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A privilege to have such a special event on my doorstep: Fleetwood

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Tommy Fleetwood

Tommy Fleetwood


Tommy Fleetwood

Before this week, the closest Tommy Fleetwood had been to Royal St George’s was playing a junior competition called the Laddie Lucas Spoon at adjacent club Prince’s.

Twenty three years later, Fleetwood’s target is the Claret Jug awarded to the winner of the Open Championship, his favourite tournament in the world and one in which he was runner-up behind Shane Lowry two years ago.

“The Open is just special,” Fleetwood said. “I get excited. For me it’s the most motivating event in the world.

“It’s a home event if you’re British but also for me St Andrews is my favourite course in the world and then you have Open venues like Birkdale, Hoylake or Lytham.

“People go their lives without playing an event that close and it’s the biggest event in the world for me on my doorstep. It’s always going to be up for debate which is the biggest and best event in the world but in my opinion that’s the one.”

Fleetwood finished six shots behind Lowry at Royal Portrush in 2019, but knows it could have been a different story if he had taken full advantage of a shaky start by his playing partner.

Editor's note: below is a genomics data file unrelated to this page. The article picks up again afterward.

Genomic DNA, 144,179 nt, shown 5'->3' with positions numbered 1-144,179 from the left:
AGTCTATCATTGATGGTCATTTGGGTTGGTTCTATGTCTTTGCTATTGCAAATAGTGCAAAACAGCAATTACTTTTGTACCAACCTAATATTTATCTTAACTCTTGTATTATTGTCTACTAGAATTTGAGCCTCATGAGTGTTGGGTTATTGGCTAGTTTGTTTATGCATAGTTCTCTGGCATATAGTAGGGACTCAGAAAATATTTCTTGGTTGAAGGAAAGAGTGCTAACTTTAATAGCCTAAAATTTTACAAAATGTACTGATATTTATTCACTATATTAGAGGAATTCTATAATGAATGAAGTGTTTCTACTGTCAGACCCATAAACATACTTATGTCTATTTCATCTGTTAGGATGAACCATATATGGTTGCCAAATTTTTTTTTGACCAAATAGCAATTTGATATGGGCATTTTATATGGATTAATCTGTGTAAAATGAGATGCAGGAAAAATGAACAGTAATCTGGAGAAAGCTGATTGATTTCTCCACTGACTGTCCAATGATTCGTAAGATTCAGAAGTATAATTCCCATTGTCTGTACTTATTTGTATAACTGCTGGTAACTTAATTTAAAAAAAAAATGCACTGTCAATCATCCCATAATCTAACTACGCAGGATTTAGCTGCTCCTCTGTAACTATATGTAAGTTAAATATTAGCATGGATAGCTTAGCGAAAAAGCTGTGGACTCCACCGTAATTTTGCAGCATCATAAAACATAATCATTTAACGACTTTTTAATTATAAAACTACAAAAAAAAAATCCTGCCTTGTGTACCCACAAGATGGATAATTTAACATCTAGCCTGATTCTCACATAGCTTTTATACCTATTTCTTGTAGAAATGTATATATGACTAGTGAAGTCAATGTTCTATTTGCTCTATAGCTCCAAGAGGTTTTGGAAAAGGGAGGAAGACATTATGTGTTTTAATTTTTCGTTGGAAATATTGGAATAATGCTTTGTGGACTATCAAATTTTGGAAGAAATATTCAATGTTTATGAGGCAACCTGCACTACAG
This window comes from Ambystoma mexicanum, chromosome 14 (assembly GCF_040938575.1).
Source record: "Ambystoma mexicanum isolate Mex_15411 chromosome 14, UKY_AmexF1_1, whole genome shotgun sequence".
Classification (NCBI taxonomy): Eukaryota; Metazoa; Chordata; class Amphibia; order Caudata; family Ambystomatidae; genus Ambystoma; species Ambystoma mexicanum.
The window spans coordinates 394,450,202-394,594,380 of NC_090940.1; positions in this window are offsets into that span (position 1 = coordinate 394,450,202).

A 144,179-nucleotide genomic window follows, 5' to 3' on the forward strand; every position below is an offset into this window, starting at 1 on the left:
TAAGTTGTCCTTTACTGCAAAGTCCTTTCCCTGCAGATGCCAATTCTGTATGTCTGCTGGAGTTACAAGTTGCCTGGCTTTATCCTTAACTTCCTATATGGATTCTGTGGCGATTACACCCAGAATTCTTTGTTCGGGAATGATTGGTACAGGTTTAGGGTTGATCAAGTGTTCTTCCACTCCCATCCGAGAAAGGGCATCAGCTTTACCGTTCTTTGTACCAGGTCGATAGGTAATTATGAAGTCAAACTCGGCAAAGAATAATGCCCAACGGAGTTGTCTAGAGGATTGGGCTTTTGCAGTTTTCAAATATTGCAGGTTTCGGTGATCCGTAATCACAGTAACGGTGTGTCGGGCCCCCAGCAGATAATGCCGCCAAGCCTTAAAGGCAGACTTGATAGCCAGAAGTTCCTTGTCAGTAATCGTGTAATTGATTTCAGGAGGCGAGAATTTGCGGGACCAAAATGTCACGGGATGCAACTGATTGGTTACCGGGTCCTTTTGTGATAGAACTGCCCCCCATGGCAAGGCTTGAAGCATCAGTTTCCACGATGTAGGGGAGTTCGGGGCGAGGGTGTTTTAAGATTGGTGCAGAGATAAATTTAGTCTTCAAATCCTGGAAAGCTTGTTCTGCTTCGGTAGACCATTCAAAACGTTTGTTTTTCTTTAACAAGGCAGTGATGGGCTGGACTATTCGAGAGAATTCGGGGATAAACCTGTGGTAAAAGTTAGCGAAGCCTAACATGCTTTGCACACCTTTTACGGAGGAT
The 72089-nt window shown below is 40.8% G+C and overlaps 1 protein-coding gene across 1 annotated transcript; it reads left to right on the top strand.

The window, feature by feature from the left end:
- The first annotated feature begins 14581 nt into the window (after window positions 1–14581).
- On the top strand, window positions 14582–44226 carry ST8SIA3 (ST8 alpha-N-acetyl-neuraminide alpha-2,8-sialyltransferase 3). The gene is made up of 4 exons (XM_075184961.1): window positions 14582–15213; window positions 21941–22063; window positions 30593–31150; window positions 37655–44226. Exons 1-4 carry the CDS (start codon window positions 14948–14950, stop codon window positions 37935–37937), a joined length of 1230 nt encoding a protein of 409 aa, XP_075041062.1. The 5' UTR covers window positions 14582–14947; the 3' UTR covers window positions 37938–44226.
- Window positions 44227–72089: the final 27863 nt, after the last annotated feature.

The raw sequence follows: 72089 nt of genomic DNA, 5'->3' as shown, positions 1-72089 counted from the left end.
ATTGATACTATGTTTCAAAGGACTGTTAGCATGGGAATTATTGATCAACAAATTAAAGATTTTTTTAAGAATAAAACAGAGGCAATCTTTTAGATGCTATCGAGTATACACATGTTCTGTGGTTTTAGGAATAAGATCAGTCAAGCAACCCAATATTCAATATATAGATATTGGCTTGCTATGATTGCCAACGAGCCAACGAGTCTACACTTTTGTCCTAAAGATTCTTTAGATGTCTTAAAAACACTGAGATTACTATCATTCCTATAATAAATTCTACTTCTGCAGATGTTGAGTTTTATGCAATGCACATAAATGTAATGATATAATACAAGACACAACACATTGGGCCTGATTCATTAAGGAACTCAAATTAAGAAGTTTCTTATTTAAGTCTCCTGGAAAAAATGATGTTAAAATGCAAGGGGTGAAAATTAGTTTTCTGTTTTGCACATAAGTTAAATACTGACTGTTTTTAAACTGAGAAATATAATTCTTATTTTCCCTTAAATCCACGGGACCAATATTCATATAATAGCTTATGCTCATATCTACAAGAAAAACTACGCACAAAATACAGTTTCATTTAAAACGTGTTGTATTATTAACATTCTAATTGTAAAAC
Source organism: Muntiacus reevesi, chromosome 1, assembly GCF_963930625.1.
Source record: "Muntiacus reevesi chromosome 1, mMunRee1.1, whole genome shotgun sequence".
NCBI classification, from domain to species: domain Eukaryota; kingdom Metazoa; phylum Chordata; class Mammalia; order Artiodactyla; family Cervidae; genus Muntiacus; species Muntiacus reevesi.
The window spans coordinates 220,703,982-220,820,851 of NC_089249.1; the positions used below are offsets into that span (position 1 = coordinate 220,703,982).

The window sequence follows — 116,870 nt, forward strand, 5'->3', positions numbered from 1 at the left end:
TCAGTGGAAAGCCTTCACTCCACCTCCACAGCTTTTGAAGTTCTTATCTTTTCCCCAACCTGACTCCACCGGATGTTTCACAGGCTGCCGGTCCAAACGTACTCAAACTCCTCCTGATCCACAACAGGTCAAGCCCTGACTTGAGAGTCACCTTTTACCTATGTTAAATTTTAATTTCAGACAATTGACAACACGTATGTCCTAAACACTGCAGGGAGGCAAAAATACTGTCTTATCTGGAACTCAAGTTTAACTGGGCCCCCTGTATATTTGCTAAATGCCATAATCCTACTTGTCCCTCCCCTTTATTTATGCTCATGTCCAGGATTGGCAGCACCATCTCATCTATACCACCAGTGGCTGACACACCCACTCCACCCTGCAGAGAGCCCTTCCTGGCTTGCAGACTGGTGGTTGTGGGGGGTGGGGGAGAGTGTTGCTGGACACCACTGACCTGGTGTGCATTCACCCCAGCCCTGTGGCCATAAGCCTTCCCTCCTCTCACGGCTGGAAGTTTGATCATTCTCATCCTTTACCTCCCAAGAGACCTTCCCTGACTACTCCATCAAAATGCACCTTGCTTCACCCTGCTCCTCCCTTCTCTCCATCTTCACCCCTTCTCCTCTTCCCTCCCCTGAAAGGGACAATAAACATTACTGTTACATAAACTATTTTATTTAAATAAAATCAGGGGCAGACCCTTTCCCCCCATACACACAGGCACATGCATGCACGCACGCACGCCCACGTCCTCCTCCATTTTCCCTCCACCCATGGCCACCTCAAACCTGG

After Lowry holed from eight feet for bogey on the first, Fleetwood missed from slightly closer for a birdie and a two-shot swing which would have halved his overnight deficit.

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A bogey on the third and two Lowry birdies quickly left Fleetwood with too much to do and he had to settle for a second runners-up finish in majors following the previous year’s US Open.

“The first thing Padraig Harrington said to me when I walked off was that you have to learn to lose them before you can win them,” Fleetwood added. “It didn’t feel particularly great at the time but it makes complete sense.

“I was stood there on the first tee on Sunday and I played that whole day in the final group. You can’t buy that, you can’t practice that, and when you do get there again you’re that little bit more comfortable and you’ve got that knowledge of what it was like.

“I’d like to be there all the time and if you put yourself in those positions often enough, law of averages says you should knock at least one off.

“Portrush might be the closest I ever get.

"It would be disappointing in one sense but, at the same time, I would look back at it as one of the fondest moments of my career.”

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